And thank you to the teams who have got the support schemes up and running – and most importantly money into people’s pockets – so quickly.
I mentioned before our food and other essential retailers. They play such a crucial role on our Island – doubly so during a lockdown. They are working hard to keep us fed and ensure we have what we need to keep going.
We have been working with them to make sure they can. They have asked me to pass on some important messages.
First, please think of others. Respect people’s space. Don’t lean over them to reach things. Be patient. Social distancing rules apply, even when you are wearing a mask.
Only buy what you need. There are no supply issues. Try to visit stores at different times to avoid queues. And please avoid shopping during times that have been arranged for the elderly, the vulnerable and key workers.
Second, please shop safely. Whenever possible, shop on your own. Where there are sanitising stations, please use them. Only handle things that you plan to buy.
And third, please respect those working in our shops. They are working hard for us. We owe them our gratitude.
I know that our announcement on “Teaming Up” or “support bubbles” caused a lot of interest and a lot of questions on Friday and over the weekend.
I know that the announcement caused a certain amount of confusion. And I apologise for that. With the benefit of hindsight, we could have waited twenty four hours and got all the guidance ready before announcing it. But we knew there were people who were desperate for support and we wanted to get the news out as soon as possible. In this case we did get it rushed, not right.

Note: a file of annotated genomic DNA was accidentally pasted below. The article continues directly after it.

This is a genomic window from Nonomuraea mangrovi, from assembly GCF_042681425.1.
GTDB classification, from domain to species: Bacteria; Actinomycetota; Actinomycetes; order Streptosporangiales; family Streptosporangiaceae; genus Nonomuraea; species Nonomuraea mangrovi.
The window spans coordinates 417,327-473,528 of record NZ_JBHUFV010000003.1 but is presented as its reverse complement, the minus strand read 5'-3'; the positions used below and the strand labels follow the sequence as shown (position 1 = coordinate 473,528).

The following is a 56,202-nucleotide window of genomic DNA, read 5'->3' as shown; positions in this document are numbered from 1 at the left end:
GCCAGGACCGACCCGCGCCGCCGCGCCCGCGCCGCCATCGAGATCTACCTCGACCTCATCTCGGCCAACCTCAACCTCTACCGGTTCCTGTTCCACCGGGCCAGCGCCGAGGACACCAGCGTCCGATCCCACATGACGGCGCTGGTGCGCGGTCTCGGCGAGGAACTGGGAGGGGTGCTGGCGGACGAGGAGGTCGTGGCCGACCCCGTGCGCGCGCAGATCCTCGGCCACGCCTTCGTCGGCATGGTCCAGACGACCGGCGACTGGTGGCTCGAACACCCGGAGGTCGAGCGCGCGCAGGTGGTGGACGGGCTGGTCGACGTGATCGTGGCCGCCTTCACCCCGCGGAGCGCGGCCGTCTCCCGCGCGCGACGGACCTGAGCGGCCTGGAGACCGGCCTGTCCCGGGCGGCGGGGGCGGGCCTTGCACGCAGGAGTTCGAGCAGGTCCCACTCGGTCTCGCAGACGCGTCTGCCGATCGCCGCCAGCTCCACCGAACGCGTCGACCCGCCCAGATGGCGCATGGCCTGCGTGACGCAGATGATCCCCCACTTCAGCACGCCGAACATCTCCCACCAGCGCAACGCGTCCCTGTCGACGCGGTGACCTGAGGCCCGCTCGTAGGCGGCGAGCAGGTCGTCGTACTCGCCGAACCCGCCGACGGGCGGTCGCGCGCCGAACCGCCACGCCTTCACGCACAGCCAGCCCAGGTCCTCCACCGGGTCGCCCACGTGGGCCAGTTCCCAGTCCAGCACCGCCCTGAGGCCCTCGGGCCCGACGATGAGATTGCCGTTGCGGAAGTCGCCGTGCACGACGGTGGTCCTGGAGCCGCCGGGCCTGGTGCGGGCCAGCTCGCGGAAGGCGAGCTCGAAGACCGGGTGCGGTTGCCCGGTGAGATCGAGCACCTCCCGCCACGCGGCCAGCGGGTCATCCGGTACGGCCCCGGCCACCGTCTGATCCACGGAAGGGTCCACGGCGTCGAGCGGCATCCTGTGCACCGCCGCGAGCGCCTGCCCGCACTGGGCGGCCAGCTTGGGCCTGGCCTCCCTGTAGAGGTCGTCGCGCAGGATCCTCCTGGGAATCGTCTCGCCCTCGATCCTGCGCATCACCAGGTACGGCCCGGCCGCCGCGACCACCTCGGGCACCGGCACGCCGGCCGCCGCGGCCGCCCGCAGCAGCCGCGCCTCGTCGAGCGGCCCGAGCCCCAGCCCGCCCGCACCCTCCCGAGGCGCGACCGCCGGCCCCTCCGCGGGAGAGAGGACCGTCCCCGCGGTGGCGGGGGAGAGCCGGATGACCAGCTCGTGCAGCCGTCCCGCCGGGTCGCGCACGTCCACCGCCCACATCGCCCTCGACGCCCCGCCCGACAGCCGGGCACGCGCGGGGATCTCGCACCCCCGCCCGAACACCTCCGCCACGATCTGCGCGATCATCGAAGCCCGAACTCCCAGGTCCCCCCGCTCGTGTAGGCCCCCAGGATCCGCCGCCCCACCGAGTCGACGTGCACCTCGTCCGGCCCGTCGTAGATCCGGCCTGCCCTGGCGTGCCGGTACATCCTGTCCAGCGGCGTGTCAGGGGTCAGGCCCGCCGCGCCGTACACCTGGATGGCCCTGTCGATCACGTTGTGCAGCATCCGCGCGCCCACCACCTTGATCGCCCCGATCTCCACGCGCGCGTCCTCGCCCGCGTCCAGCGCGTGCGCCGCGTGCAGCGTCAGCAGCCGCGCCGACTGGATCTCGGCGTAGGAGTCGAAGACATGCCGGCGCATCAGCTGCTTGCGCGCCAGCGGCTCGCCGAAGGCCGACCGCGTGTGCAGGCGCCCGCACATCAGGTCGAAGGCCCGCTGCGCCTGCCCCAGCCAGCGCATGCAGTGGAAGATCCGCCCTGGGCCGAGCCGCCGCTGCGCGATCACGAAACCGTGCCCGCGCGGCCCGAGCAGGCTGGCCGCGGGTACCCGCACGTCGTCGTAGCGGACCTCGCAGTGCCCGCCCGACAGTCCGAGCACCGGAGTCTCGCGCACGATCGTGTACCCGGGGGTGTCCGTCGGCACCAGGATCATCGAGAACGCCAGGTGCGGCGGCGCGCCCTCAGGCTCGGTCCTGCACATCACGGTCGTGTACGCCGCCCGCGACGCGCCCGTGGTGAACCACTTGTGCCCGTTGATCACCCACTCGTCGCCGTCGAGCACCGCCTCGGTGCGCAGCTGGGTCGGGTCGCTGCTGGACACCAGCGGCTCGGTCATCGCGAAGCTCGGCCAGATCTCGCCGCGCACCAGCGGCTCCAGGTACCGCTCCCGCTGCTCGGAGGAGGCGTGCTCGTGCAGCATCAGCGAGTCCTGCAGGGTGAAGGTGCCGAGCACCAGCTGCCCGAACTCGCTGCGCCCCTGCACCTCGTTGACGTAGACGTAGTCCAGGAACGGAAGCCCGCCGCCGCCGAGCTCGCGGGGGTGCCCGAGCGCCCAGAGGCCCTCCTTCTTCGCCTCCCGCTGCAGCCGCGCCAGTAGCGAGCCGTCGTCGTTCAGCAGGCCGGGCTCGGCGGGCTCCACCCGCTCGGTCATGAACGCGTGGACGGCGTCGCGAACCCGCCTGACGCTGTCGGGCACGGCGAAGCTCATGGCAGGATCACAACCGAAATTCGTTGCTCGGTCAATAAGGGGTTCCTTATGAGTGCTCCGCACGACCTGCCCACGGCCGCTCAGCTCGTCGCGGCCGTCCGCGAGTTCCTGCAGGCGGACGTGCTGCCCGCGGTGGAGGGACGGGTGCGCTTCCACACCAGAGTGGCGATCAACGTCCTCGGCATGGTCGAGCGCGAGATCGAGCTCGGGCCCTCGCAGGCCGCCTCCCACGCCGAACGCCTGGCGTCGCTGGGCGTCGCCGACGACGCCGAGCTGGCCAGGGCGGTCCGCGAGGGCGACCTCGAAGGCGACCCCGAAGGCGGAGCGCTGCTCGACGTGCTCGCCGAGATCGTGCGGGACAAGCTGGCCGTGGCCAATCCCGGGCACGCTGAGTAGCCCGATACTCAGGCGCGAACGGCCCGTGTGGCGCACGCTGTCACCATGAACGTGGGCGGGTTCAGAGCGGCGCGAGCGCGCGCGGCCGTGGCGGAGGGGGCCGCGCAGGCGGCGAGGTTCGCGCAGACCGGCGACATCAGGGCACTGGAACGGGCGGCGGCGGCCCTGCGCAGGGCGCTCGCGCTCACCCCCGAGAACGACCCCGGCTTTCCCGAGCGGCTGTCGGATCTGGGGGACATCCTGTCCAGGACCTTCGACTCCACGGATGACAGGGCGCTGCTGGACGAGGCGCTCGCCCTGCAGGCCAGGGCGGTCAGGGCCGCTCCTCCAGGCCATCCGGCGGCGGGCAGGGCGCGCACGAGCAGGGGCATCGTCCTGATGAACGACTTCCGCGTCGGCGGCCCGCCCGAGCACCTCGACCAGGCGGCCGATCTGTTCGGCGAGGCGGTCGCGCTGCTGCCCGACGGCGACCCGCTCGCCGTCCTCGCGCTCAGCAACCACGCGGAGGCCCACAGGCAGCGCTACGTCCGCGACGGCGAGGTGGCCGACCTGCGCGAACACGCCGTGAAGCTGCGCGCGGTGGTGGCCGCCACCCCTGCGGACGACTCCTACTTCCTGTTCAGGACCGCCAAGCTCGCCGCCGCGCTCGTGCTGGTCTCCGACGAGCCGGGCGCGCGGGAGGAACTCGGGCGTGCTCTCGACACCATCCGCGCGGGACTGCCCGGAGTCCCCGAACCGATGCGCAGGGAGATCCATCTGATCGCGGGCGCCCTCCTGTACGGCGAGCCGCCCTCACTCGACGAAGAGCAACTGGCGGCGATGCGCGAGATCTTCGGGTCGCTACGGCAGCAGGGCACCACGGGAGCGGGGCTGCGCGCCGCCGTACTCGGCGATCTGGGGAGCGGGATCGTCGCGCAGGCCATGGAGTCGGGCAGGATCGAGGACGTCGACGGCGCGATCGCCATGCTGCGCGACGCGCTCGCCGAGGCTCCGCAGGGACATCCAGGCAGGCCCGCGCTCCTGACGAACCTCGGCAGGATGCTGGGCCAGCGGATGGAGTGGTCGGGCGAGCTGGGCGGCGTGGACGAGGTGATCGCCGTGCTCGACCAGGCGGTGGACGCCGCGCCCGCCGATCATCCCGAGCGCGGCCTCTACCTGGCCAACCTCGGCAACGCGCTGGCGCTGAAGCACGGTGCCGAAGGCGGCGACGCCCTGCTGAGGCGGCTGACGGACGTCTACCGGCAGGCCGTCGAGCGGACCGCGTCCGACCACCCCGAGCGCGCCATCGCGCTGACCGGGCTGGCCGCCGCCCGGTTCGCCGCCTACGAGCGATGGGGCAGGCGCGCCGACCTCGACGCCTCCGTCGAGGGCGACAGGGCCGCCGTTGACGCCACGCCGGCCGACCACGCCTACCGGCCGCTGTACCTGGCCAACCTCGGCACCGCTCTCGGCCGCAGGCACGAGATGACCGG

But officers worked over the weekend to get guidance and other important documents ready. That guidance – on our Manx support bubbles – is now published. We will update it as this develops. People who may have difficulties accessing the website can call the Community Support Line on 686-262.
As I said on Friday, the Council of Ministers’ intention behind this change was to allow those who live alone or lone parents to be able to seek support from another household. This is about people who need support.
We are trusting you to see it for what it is. We are fully aware that a small minority may seek to push this and abuse this trust. We will take action if this becomes necessary.
One concern we have is people chopping and changing their bubble. In other jurisdictions they have rules about air gaps – ten or fourteen days - between an old bubble and a new. Given that we hope to exit this lockdown in April, we do not think that system would work here. Instead, we will be asking those who do need to bubble to do so with the same person or people until at least the 6 April.